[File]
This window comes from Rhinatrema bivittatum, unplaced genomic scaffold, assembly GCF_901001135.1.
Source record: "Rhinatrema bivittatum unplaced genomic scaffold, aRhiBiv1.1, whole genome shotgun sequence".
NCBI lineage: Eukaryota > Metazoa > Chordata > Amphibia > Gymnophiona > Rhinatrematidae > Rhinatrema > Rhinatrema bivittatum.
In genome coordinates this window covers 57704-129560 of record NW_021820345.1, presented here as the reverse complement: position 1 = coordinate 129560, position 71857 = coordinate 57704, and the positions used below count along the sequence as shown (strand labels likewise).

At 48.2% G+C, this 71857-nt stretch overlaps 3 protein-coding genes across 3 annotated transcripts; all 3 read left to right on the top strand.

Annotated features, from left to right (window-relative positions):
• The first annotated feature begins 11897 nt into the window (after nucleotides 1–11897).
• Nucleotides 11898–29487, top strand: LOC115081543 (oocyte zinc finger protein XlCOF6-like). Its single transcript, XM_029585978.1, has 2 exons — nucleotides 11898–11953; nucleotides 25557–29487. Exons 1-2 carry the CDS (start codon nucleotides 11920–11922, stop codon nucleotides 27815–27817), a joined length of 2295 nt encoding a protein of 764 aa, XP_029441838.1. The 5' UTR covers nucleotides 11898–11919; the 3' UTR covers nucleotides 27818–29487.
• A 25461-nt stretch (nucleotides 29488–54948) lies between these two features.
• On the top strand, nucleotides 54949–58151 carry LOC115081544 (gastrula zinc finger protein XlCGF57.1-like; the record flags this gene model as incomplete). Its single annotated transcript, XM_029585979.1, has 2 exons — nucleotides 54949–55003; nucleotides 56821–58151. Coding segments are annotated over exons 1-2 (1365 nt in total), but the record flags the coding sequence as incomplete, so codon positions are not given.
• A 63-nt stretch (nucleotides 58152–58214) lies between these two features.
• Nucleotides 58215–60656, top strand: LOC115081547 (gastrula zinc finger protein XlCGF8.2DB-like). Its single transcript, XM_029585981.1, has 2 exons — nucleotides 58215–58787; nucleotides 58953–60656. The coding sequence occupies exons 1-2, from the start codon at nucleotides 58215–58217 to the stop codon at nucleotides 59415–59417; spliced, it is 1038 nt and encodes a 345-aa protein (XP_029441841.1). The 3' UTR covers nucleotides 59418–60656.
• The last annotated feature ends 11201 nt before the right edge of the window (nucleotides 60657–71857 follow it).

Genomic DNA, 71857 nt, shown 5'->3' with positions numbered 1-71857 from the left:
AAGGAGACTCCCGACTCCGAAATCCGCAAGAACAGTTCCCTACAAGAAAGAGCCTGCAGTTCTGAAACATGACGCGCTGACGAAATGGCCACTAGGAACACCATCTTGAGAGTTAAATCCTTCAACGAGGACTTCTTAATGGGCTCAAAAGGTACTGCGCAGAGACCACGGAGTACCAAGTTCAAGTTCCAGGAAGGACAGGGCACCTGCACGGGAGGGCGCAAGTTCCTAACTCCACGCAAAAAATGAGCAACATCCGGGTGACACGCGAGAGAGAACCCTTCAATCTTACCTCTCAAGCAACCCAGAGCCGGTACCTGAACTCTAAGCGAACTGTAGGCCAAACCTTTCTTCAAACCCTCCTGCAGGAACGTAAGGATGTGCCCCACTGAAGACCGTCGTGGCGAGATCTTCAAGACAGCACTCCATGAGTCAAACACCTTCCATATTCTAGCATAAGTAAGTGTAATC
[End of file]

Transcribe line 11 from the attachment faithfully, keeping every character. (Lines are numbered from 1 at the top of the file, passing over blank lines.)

• A 63-nt stretch (nucleotides 58152–58214) lies between these two features.